It’s not just the food delivery platforms that we want to allow to go to Fair Work and set standards with their employees.

Gig work and casualisation are growing in our care sector as well.

Mary is a disability support gig worker.

Sometimes she needs to take her clients out and about to go for a coffee, to go to the pool or to go see a movie or she needs to clean their house, where she has to supply her own PPE, her own cleaning equipment and her own cleaning products.

These expenses are adding up for Mary because she’s not paid for them and she can’t claim them on tax.

All of that is happening while her pay is up to 46 per cent below the award.

We know that there was a push to exclude gig platforms operating in the care economy from these really important reforms.

It’s absolutely critical that platforms in the care economy have been included in this legislation.

We can go back to the aged-care royal commission, which said that care should prioritise direct employment over gig work.

At the very least we need to protect our essential care workers, our elders and others requiring care and support.

We need to protect them all by allowing Fair Work to be able to set some basic, minimum standards for the pay that people get and for the safety that they can expect in their workplace.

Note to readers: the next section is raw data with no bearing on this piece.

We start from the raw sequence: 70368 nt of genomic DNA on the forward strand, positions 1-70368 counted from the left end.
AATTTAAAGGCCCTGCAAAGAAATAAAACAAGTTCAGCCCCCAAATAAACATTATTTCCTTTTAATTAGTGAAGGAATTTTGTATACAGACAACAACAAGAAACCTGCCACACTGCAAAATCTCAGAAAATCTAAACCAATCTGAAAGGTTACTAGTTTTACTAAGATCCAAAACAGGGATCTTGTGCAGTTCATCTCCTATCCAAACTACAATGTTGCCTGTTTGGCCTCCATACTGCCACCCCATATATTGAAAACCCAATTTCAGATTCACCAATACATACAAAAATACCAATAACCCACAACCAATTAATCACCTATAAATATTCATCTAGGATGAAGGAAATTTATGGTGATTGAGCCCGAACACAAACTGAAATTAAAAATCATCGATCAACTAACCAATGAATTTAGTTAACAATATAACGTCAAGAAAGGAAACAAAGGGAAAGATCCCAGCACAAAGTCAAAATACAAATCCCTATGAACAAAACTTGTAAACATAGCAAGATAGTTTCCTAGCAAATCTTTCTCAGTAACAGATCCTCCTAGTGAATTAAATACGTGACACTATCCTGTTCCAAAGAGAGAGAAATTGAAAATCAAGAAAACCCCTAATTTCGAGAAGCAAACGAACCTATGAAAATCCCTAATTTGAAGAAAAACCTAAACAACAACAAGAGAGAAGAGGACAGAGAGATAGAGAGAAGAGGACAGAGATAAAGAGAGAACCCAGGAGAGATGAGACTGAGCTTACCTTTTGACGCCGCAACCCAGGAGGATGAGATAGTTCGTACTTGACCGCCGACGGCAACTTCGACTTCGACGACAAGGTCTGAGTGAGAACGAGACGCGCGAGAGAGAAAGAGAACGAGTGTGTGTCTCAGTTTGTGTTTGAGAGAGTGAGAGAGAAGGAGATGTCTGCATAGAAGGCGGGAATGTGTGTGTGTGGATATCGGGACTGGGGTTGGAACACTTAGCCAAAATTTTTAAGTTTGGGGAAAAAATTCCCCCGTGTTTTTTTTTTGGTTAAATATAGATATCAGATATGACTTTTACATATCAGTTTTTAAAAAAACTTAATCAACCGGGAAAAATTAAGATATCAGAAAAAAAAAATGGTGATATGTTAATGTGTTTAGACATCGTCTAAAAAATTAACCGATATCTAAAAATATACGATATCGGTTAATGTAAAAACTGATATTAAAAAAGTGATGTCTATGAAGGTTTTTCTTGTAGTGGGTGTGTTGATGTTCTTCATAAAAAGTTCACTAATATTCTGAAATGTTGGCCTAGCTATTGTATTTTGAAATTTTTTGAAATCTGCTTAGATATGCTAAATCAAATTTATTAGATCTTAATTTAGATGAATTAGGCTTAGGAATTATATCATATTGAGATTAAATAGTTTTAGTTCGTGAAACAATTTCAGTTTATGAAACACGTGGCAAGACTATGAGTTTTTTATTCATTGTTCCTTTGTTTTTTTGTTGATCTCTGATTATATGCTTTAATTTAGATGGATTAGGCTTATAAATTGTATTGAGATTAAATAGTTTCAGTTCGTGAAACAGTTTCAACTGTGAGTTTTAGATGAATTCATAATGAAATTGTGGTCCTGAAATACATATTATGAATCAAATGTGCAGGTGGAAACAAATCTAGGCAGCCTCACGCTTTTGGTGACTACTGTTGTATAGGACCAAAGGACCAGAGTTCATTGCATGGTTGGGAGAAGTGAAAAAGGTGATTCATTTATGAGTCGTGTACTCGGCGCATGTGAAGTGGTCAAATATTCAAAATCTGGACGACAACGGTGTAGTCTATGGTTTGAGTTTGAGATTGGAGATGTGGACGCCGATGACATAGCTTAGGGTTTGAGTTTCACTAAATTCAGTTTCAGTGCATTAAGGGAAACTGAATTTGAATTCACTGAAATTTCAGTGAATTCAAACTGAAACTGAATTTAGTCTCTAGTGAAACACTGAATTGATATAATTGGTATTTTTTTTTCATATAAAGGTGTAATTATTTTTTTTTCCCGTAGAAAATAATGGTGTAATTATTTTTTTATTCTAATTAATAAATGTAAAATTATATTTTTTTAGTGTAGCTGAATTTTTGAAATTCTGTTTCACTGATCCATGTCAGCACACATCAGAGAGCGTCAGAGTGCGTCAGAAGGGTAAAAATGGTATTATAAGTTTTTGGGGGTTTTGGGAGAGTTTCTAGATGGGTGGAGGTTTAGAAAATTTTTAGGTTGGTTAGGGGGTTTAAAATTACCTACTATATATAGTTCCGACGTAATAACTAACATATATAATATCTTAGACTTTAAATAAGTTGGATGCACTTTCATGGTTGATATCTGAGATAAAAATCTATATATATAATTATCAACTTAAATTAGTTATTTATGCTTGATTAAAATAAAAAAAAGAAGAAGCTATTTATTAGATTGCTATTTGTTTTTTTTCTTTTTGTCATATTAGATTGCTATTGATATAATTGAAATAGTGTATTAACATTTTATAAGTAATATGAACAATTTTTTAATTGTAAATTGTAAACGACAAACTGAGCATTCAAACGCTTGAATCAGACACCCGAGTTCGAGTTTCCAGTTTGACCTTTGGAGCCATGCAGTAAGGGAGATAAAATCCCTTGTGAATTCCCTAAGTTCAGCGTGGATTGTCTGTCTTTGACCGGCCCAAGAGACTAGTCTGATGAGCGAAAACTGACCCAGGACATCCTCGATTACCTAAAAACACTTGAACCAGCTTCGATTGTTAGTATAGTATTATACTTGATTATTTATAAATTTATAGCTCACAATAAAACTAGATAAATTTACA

Again, this is not radical.

This is Australia, where people who do this really important work that we all now rely on absolutely deserve a basic minimum wage and they absolutely deserve a safe workplace. 

 All of the workers that I spoke to and that I’ve spoken about tonight deserve better.

They deserve a good job that they can count on.

This bill is going to help deliver that.

It will help close the door on exploitation and ensure that Australia doesn’t become a nation where survival depends on tips.

It will stop companies from jeopardising workers’ safety.

And the bottom line really is that it’s going to bring Fair Work into the 21st century.

It’s going to bring Fair Work in line with the way that work is organised today.

It is not a radical proposal, but Peter Dutton and the Liberal Party of course oppose every step, and we’ve heard that here in the chamber tonight.

We know that they want to keep wages low.

They tell us that every day.

We know they want to hold workers back, but we on this side of the chamber won’t stand for that. 

I really want to thank the workers and their unions who have stood up for this reform over many years.

This has taken literally hundreds and hundreds of workers speaking out and telling their stories, coming to the parliament and sharing their experiences, coming to Senate inquiry after inquiry and engaging with all of us here.

This is really down to them, and this legislation is really for them. 

This bill is just going to deliver some basic minimum standards for workers.

That’s what it’s going to do.

It’s going to deliver some basic safety standards for these workers.

Fair and safe workplaces are what Australians expect, and it’s what all Australian workers, and all workers who we invite to our shores to work in the essential jobs that we rely on, deserve.